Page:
Ghosts in the Machine

Michael Dibdin

  • Slaves of New York by Tama Janowitz
    Picador, 278 pp, £3.50, January 1987, ISBN 0 330 29753 8

How do you like to be approached by a strange work of fiction? Do you prefer a hearty handshake (‘Call me Ishmael’), a more discursive line (‘All happy families are alike’), or a low-key manner (‘For a long time I used to go to bed early’)? What about this, for example?

After I became a prostitute, I had to deal with penises of every imaginable shape and size. Some large, others quite shrivelled and pendulous of testicle. Some blue-veined and reeking of Stilton, some miserly.

The narrator is a Jewish princess who took up her trade ‘when my job as script girl for a German-produced movie to be filmed in Venezuela fell through’; her pimp, Bob, had been a doctoral candidate in philosophy and American literature at the University of Massachusetts; their Avenue A walk-up is littered with empty syringes, douche bags, whips, garrottes, and packages of half-eaten junk food. ‘As far as his role went’, Bob ‘could have cared less’, but ‘I felt that ... I was growing intellectually as well as emotionally. Bob was both sadist and masochist to me; for him I was madonna and whore. Life with him was never dull.’

The lead story in Slaves of New York reads like a come-on for a quite different book, featuring a cast of hip mutants strong on style, heavy sex and drugs, and ‘caring less’. Such a book would no doubt be successful: more so, perhaps, than the one Tama Janowitz has written, which may explain why her publishers have pushed it out front. But seekers after cheap thrills are going to be disappointed. Sex and violence are almost eerily absent from Slaves, and so far from ‘caring less’, the characters who haunt its pages care obsessively about everything and nothing.

The bulk of the 22 stories are first-person narratives. Only in two of the others, ‘Snowball’ and ‘The New Acquaintances’, is the author on something like top form, while the rest range from slight jests (‘You and the Boss’, a swipe at the Bruce Springsteen myth) through stylised anecdotes (the two ‘Case Histories’) to a fable about a symbiotic relationship (‘Kurt and Natasha’). While there is much to admire here, the tone is often tiresomely arch and there is a sense of arbitrariness which disappears the moment Tama Janowitz slips into the fluid and treacherous mode where she is completely at home.

Most of these monologues are narrated by two characters, Eleanor and Marley Mantello, forming two discontinuous story-lines, like a soap-opera with half the episodes missing. We first meet Eleanor as one of the ‘slaves’ of the title. Art Buchwald tried to debunk Last Tango in Paris by joking that it was about the difficulties of finding accommodation to rent in the French capital. In Slaves that gag becomes a bottom-line reality. ‘There’re hundreds of women,’ Eleanor warns a girlfriend who is thinking of moving to New York. ‘And all the men are gay or are in the slave class themselves. Your only solution is to get rich, so you can get an apartment and then you can have your own slave. He would be poor but amenable.’ Eleanor is in her late twenties and living with Stash, an artist who is ‘authoritative and permissive, all at the same time. In other words, I can do whatever I want, as long as it’s something he approves of.’ But the alternative is bleak: an apartment on 14th Street at $1500 a month is ‘a real find’ even if you have to install the toilet and fixtures your-self. So for now Eleanor cooks, shops and cleans for Stash, walks his dog and deals with his moods; ‘sometimes I felt as if I were the sole member of the Bomb Squad: I had to defuse Stash.’ But it’s his apartment, and since the jewellery she makes – ‘shellacked sea horses, plastic James Bond-doll earrings’ – is not successful, her choice is between living with Stash on his terms and going home to her mother. ‘If ever I get some kind of job security and/or marital security, I’m going to join the feminist movement,’ Eleanor vows. In the end she gets a job and moves out, but finds herself ‘in the same mess, only in a different neighbourhood’.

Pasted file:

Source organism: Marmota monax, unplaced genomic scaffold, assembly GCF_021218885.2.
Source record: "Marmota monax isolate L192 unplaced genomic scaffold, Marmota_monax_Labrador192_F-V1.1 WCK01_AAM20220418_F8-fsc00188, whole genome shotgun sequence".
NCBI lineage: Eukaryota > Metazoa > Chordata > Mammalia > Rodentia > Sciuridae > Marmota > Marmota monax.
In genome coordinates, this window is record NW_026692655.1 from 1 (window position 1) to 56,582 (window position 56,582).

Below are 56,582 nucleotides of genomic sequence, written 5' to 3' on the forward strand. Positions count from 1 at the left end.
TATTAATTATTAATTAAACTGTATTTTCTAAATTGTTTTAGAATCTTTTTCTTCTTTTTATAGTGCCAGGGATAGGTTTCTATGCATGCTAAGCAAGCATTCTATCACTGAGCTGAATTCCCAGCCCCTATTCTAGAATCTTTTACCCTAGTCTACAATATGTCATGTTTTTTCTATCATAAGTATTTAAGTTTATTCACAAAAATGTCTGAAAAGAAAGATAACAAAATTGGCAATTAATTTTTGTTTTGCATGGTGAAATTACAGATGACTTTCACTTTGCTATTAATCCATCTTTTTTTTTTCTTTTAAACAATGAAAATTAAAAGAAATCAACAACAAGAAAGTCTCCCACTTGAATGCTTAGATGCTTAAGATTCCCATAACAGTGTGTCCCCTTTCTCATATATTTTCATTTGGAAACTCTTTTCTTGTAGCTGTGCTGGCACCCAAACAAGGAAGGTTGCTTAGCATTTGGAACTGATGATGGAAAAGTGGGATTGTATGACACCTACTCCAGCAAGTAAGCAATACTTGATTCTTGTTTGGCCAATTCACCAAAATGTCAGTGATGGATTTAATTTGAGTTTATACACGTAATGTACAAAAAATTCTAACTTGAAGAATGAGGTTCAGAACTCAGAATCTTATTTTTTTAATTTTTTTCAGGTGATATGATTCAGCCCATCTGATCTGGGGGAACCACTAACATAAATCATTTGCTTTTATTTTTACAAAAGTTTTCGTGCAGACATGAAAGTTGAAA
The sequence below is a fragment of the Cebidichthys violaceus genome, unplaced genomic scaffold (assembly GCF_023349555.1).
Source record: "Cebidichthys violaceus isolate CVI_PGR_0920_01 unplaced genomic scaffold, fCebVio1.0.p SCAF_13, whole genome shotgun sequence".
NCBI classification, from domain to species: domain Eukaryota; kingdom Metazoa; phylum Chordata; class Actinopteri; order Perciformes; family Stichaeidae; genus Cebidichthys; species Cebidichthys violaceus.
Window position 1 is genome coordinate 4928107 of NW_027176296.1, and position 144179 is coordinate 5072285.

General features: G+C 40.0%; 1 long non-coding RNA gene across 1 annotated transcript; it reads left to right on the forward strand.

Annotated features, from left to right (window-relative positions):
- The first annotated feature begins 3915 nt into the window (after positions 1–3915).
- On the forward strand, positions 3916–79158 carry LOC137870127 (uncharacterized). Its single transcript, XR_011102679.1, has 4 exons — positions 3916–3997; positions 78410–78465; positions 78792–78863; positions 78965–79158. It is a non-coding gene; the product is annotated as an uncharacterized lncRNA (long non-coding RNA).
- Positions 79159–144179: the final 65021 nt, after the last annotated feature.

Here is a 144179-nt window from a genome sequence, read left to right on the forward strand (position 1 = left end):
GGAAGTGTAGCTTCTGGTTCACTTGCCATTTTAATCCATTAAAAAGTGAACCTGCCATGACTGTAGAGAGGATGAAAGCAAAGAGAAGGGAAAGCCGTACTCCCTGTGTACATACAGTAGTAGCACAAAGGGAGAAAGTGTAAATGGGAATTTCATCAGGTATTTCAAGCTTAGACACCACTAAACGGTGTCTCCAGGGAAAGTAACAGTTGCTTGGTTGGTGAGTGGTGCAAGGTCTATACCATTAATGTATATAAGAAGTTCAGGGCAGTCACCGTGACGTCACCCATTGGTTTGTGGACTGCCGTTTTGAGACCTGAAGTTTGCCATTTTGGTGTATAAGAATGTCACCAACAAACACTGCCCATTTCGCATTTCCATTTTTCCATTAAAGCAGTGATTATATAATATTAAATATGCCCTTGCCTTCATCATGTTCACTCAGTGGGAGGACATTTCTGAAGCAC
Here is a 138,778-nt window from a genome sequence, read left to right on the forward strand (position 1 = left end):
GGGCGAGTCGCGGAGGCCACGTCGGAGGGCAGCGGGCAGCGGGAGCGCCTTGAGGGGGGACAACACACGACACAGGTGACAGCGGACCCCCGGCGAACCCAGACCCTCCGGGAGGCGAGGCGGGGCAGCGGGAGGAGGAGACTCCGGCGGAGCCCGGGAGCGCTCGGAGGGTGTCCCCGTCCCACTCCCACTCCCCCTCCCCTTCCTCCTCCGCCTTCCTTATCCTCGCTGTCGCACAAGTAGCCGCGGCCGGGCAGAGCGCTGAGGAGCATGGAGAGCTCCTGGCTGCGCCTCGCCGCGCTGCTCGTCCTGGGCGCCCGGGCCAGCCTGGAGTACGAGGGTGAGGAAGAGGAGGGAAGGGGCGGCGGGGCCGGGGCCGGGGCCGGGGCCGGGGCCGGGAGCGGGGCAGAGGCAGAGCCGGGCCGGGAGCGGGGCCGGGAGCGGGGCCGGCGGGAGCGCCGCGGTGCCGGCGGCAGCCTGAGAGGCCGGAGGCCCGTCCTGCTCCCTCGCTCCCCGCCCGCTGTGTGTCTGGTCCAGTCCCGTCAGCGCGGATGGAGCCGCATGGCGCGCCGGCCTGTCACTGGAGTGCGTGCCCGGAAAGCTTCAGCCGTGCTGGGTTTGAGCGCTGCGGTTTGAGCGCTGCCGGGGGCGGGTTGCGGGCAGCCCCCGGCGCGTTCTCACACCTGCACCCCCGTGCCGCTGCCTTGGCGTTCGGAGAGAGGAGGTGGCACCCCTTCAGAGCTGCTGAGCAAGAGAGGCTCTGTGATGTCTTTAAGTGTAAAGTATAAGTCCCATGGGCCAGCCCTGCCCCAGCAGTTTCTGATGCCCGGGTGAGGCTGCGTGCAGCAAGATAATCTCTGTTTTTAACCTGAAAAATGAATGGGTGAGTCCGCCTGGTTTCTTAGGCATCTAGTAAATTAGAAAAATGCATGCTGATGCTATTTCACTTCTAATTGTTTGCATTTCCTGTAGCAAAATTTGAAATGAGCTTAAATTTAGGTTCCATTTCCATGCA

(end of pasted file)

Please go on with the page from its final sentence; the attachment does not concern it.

Like Eleanor, Marley Mantello – a manic-depressive artist and self-styled ‘genius’ – is at an age when drawing cheques on the future becomes more difficult. But there the similarity ends. ‘I would have numbered myself in with the rest of humanity, only I was one step above it: by that I mean I was an artist, which redeemed me.’ Even less successful than Stash, Marley cherishes grandiose dreams of building a ‘Chapel of Jesus Christ as a Woman’ next to the Vatican, but meanwhile starves on canned Chef Boy-ar-dee sauce and is evicted from his unheated apartment. He is also tormented by anxiety – ‘Was I well enough to get up today? Did my stomach hurt? Was an unhealed cut on my finger a sign of cancer?’ – and chilly draughts from the ruthless jungle world he perceives all around. His only defence is his ego, which he keeps inflated to lunatic proportions while subjecting his fellow artists to a mordant line in criticism: ‘he was basically a smart guy, basically talented. But the basically that I’m speaking of is basically mediocre.’ His paintings mythologise reality – Ulysses as a failed Forties artist in a denim jacket and blue jeans, Penelope living in a Cape Cod beach house – and this vision extends itself to the people around him: ‘gods and pixies’ who have ‘forgotten their true selves and are out trying to make a buck and win influential friends’. His comic potential is heightened by a stilted and rhetorical tone of voice (‘Say not so!’) but Janowitz’s control ensures that the comedy never gets too safe. The concluding pages of ‘Life in the Pre-Cambrian Era’, for example, show a mind on the brink of madness. Marley’s work starts to sell, but our enduring image of him remains that fixed by Eleanor, watching his drunken behaviour at a baseball game: ‘out in left field, staggering around in circles’.

The way in which this image operates as both detail and metaphor is typical of the skill with which Tama Janowitz avoids the risk of anecdotalism. Slaves might easily have degenerated into a heap of gimmicky tales about wacky artist-folk, a Post-Modern Scènes de la Vie de Bohème, Biff cartoons filmed by Paul Morrissey. Despite the odd in-joke (one character ‘refused to travel above 14th Street, claiming that it led to mental decay’) this never looks likely to happen, thanks to Janowitz’s success in making her subject-matter thematic: her characters create a bewildering range of ‘art objects’, but first and foremost they create themselves. For this is a world where ‘essentialism’ is a dirty word, as the narrator of ‘Engagements’ discovers in her ‘Poetics of Gender’ colloquium. ‘Fixed identities’ are out: ‘to speak of identity is to speak of racism’; ‘post-gendered subjectivities’ and ‘the notion of the subject in progress’ are in. The same notion is expressed in more homely form by Eleanor’s mother, who ‘had always told me I could be anyone I chose’, while another character takes this to its logical conclusion: ‘everything that happens to you is because you want it to.’ Hence the greater stability of the first-person narratives in Slaves. In a world where you cannot ‘speak of identity’, the pronoun of identity is paradoxically privileged because of its very ambiguity: I say ‘I’, but so do you.